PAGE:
Ellen S. Cohn, Jessica Kramer, Jamie A. Schub, Teresa May-Benson; Parents’ Explanatory Models and Hopes for Outcomes of Occupational Therapy Using a Sensory Integration Approach. Am J Occup Ther 2014;68(4):454–462. https://doi.org/10.5014/ajot.2014.010843
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© 2019 American Occupational Therapy Association
PURPOSE. To describe parents’ concerns and hopes for their children who would be receiving occupational therapy using a sensory integration approach.
METHOD. Content analysis of 275 parental responses to three open-ended questions on developmental–sensory history intake forms.
FINDINGS. Parents’ descriptions of why they sought for their children were categorized into four overarching concerns about their children’s challenges: self-regulation, interacting with peers, participating in skilled motor activities, and self-confidence. Parents often linked these concerns together, revealing explanatory models of how they make sense of potential relationships among their children’s challenges and how these challenges affect occupational performance. Parents hoped occupational therapy would help their children develop self-understanding and frustration tolerance to self-regulate their behavior in socially acceptable ways.
IMPLICATIONS. Assessment and intervention should explicitly focus on links among self-regulation, social participation, skills, and perceived competence to address parents’ expectations.
Self-regulation is the ability to interpret experiences and adapt one’s emotions and behaviors in a socially acceptable manner.
Social participation is the child’s ability to interact with peers and make and sustain friendships.
Skill development is the development of motor skills for fine and gross activities.
Confidence is a child’s positive feelings of overall worth and competence.
[I would like to see] improved fine/gross motor skills and an ability to write clearly [and] handle self with other children better. He has become much less self-confident over time and is frustrated with self. We are concerned his issues will harm him socially and academically and personally.
lacks self-confidence where her social interactions are concerned. She is also clumsy, tires easily, and is easily frustrated. I would like to see her be able to control herself by calming herself. I would like to see her confident and happy and in control of herself.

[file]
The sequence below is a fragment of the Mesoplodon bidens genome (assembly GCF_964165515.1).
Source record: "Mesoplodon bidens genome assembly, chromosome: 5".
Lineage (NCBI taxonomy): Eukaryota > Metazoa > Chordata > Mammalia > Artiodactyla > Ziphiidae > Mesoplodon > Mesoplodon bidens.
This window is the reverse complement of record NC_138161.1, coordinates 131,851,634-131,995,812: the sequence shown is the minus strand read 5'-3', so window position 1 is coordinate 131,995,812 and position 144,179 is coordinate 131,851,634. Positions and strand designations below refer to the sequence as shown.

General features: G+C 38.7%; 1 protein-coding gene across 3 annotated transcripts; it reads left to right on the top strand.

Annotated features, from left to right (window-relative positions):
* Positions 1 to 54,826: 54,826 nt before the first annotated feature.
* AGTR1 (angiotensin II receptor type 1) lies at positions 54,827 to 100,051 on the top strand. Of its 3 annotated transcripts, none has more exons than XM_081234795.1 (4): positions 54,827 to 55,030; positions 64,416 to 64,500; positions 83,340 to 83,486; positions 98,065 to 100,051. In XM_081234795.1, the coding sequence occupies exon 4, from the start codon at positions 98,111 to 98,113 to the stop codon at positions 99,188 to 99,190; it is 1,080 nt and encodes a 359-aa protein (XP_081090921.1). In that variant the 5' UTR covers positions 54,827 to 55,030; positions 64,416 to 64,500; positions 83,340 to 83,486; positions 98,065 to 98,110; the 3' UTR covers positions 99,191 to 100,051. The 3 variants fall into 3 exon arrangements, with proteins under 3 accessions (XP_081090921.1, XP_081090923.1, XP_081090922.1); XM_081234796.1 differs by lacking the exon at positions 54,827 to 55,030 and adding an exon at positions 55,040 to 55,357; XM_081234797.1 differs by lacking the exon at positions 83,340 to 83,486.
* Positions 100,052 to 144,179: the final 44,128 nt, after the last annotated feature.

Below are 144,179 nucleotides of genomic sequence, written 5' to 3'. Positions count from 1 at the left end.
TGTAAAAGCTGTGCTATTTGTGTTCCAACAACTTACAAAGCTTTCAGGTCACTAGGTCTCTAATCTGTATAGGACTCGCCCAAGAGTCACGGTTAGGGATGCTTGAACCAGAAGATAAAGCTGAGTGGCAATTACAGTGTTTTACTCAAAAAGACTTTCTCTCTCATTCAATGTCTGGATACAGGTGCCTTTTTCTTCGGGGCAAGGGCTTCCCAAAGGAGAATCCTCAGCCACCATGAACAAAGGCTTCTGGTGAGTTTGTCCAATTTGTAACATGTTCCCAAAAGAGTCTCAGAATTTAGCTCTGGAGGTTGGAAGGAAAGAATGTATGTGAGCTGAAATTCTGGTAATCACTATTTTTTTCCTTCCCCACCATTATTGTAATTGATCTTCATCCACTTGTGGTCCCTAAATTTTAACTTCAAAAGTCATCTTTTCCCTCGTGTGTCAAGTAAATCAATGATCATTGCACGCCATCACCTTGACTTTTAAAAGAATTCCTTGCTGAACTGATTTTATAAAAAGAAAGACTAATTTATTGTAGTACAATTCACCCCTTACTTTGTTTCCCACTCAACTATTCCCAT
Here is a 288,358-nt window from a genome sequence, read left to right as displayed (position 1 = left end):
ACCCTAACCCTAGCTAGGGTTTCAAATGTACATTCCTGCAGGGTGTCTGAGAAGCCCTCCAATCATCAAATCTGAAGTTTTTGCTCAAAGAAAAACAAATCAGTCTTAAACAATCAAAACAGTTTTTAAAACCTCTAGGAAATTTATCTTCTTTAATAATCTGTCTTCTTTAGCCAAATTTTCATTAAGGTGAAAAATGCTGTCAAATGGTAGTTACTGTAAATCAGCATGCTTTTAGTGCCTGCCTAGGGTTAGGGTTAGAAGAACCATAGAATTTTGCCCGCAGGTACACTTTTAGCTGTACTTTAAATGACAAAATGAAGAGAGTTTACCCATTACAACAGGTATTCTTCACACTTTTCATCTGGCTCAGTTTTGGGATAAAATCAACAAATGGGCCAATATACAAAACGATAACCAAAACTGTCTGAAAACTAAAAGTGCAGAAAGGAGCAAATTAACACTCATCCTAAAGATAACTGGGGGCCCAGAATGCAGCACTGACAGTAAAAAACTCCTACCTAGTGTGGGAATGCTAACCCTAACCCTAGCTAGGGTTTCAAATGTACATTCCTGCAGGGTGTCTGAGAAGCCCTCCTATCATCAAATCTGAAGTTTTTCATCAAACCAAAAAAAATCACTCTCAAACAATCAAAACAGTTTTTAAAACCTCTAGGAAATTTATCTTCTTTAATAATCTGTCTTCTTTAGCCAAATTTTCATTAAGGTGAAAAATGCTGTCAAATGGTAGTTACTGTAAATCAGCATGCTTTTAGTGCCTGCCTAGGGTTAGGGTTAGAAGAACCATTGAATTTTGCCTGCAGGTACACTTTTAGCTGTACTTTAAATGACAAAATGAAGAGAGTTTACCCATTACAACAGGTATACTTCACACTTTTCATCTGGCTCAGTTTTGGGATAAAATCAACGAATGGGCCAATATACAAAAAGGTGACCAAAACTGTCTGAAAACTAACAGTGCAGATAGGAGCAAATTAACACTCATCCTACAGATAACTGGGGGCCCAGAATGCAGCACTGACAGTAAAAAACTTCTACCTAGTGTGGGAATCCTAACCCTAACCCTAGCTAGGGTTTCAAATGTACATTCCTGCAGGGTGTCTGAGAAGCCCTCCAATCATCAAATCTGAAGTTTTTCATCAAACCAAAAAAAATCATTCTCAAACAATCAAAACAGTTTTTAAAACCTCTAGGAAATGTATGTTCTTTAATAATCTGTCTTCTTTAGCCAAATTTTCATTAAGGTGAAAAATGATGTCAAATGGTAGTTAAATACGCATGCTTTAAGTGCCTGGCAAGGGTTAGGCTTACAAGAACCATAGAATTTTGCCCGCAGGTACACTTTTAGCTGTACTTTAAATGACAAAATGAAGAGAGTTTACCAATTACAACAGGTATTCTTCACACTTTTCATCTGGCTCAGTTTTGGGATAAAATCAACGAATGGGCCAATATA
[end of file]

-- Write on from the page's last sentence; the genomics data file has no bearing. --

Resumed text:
I wish he would not be so frustrated when he doesn’t catch on right away with certain motor tasks (writing, drawing). He has difficulty carrying out some motor tasks, especially novel tasks, and resistance to letting anyone show him how to do new things, which makes it tough to learn new things.
[I would like him] to feel good about himself, be able to get through the day with less stress and more enjoyment, specifically to learn to catch a ball and ride a bike. But he won’t try new things that he thinks he may fail at. He calls his body stupid and doesn’t do cool things like the other boys. He also has a temper.
Guidance regarding assessments that might capture concerns of parents and children with regulatory challenges is found in numerous measures, such as the Sensory Processing Measure: Home Form or School Form (Parham, Ecker, Miller Kuhaneck, Henry, & Glennon, 2007) or the Sensory Profile (Dunn, 1999), which help parents and practitioners better understand how sensory processing affects children’s participation in daily life.
The Perceived Efficacy and Goal Setting Scale (Missiuna, Pollock, & Law, 2004) and Child Occupational Self-Assessment (Keller, Kafkes, Basu, Federico, & Kielhofner, 2005) can be used to better understand the effect of regulatory challenges on children’s perceived competence in desired activities and to create collaborative goals with children.
The Alert Program, “How Does Your Engine Run,” uses cognitive and sensory strategies to teach children to monitor and adapt their level of alertness to appropriately match the situation to regulate their behavior (Williams & Shellenberger, 1996).
The Cognitive Orientation to Occupation Performance (CO–OP) is a cognitive-based, performance-based intervention that teaches children to use strategies that support skill acquisition through a process of guided discovery (Polatajko & Mandrich, 2004).
Hahn-Markowitz, Manor, and Maeir (2011) developed the Cog-Fun intervention to teach children with ADHD cognitive strategies to enable occupational performance.
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